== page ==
Often in the morning between projects, I’ll steal away from the office to run along a nearby river. I usually tell my colleagues I have a meeting – and I do. A meeting with my mind. It’s the time and circumstance in which I do my best thinking about writing.
The bigger secret is that I’m listening to musicals when I run. The pairing is unlikely, but I’ve found that show tunes provide two key elements for inspiration: the familiarity of the music allows my brain to relax, and the lyrics can trigger a playfulness in my inner wordplay. Not heady stuff, but it leads to a freedom of thought I find hard to achieve at my computer. And as meetings go, it’s more productive than most.
Writers know the value of inspiration. In a way, inspiration is the almighty component of writing. Add discipline, and you have the formula for accomplishing the most ambitious writing goals. But where do you find inspiration? Can you put your-self in its company?
Several contributors to this issue of The Writer make suggestions about inspiration even if they never use the word – perhaps for good reason, as inspiration often is not a lengthy visitor. Julian Fellowes, the master scribe behind the hit TV series Downton Abbey, adheres to a daily routine to bang out his scripts. He doesn’t refer to it as inspiration, but he clearly knows where he must go to seek out the familiarity and freedom at the heart of good writing.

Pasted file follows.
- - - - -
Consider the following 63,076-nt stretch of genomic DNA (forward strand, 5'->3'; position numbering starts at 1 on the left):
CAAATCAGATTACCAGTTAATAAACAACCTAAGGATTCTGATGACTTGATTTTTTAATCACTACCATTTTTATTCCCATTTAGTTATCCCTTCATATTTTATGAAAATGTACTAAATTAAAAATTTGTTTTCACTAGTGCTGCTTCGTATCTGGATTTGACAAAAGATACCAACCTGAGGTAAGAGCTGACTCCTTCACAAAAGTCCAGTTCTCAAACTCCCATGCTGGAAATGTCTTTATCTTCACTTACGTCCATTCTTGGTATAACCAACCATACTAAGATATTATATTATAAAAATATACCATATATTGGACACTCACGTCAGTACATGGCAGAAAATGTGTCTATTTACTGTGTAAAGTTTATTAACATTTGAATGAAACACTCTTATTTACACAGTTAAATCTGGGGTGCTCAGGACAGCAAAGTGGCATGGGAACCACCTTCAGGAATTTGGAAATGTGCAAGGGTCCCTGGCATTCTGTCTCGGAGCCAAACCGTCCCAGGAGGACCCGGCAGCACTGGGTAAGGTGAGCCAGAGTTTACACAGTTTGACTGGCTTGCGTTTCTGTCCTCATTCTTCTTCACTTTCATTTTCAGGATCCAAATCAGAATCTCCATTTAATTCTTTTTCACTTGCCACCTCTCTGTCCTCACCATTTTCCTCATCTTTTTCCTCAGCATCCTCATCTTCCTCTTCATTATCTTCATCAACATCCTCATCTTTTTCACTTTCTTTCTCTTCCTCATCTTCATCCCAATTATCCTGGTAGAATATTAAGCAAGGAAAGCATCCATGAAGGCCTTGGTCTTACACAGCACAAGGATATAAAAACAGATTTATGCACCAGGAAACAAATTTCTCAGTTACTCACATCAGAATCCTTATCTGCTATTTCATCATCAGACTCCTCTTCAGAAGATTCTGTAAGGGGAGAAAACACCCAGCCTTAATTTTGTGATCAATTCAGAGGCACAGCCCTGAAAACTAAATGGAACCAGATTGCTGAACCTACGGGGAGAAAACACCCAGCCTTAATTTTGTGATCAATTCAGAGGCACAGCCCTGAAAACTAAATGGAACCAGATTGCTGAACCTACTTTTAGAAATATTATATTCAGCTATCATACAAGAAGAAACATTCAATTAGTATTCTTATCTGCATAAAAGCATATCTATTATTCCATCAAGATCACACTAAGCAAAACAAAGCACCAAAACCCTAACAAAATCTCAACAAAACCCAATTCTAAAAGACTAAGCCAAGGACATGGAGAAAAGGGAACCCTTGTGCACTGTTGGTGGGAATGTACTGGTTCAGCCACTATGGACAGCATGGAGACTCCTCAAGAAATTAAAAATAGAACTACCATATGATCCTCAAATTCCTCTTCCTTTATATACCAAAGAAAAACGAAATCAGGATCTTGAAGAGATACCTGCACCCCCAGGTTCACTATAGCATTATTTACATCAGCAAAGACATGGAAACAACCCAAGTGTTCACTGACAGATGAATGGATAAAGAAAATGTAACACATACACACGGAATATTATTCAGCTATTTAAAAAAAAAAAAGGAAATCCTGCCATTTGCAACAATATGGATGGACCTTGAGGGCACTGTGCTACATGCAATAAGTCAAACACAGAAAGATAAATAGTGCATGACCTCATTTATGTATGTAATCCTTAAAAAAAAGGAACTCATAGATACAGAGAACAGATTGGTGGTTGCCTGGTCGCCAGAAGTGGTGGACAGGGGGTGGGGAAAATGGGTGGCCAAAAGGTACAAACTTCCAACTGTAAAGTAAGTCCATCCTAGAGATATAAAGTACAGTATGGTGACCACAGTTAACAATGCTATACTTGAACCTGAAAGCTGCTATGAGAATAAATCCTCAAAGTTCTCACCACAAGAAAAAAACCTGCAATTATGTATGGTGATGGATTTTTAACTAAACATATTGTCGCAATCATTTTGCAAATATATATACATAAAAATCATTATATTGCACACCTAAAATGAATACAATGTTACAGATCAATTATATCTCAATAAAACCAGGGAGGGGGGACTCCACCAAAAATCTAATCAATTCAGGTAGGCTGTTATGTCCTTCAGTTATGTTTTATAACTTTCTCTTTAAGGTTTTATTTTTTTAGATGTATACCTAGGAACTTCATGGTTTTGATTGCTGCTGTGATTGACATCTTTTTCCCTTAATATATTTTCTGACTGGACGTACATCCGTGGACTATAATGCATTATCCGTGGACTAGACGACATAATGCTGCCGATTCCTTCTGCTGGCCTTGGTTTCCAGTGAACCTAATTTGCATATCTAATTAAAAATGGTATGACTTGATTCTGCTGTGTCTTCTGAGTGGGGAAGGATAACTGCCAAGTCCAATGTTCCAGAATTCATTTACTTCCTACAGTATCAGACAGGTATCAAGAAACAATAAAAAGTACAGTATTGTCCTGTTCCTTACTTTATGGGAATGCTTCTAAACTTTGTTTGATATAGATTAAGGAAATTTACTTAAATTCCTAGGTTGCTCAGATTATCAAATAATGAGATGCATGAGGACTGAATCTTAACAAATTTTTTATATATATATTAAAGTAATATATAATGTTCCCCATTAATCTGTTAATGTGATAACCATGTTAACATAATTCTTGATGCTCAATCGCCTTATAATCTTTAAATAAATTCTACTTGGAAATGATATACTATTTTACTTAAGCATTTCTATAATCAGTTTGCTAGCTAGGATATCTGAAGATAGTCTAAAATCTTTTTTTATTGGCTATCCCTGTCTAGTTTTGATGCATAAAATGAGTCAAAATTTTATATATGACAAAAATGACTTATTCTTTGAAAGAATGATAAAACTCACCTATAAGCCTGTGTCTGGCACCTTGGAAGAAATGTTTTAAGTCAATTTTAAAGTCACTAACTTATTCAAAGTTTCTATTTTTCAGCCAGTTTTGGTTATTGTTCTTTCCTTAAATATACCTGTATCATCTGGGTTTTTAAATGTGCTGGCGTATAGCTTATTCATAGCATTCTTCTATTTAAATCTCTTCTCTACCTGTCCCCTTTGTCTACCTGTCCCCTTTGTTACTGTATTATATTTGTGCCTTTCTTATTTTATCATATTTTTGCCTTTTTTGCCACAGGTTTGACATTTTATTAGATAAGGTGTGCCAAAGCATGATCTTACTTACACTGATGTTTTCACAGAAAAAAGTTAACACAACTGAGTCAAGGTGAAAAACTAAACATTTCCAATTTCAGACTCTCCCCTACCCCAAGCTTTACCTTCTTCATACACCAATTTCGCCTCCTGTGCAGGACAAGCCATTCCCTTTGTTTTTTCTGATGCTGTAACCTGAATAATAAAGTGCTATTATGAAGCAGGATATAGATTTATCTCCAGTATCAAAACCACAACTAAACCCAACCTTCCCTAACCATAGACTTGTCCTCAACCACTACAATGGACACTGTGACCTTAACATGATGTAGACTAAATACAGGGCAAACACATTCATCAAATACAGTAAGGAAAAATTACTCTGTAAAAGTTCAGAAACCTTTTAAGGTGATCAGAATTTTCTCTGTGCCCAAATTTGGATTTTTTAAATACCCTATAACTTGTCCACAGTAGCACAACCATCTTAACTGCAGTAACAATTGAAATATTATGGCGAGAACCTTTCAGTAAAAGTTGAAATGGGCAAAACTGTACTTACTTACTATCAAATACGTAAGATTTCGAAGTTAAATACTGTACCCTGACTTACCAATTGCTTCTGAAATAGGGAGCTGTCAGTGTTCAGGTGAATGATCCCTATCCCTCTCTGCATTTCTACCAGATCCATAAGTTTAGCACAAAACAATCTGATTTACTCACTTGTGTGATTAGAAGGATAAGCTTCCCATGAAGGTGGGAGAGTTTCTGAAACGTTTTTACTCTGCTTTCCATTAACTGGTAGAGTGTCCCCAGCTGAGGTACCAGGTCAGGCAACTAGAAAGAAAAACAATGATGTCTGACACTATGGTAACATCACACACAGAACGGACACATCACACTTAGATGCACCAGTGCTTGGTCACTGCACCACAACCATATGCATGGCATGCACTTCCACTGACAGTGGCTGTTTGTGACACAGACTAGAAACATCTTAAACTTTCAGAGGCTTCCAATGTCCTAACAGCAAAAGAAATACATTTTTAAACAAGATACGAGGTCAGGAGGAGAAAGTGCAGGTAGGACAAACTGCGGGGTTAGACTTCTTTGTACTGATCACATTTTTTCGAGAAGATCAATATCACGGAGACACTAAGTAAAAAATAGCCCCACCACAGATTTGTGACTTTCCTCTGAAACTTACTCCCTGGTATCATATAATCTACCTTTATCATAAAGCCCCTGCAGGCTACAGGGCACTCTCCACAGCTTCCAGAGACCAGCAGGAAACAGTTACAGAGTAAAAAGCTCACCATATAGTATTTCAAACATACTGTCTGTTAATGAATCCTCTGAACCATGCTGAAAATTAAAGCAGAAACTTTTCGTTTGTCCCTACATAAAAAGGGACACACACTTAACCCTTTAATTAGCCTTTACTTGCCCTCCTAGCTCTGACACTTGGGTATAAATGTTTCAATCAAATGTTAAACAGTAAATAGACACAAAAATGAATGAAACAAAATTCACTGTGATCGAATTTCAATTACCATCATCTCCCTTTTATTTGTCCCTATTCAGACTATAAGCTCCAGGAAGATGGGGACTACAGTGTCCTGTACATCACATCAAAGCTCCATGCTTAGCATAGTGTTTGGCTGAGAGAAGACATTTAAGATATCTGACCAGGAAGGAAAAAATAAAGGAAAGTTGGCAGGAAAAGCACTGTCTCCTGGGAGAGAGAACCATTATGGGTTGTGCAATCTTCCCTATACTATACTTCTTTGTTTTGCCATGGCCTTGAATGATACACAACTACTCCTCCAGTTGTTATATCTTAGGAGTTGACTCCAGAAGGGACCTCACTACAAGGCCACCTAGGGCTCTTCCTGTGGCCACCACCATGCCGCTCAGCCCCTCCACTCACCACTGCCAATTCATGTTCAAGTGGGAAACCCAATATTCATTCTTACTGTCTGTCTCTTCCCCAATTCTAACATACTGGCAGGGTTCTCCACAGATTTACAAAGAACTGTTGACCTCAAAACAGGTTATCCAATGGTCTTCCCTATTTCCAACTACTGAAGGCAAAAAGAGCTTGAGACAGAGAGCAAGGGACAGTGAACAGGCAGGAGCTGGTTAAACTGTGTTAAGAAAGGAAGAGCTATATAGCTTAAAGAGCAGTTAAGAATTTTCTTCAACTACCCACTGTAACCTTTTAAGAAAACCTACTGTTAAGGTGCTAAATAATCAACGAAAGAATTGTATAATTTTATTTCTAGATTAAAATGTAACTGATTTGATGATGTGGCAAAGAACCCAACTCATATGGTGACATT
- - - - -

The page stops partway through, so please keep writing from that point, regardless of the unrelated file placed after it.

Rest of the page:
When his own voice grows quiet or moody, the poet Jaswinder Bolina listens to the hovering voices of distant lives and relatives. Amy Purcell, winner of The Writer’s 2012 Short-Story Contest, found inspiration for Home Repair while eavesdropping on couples fighting in the aisles of a hardware store. “Creativity finds a way,” Marcy Campbell writes in her essay. Distractions from writing – family life, cooking, gardening – provide the platform through which her imagination works mysterious wonders.
Saul Bellow put it another way: “You never have to change anything you got up in the middle of the night to write.”
Jogging to Rodgers and Hammerstein. Summoning voices from the past. Pulling weeds in the garden. These are the meeting rooms for writers and their words. We wish you inspiration, and we also hope you find it in this issue of The Writer.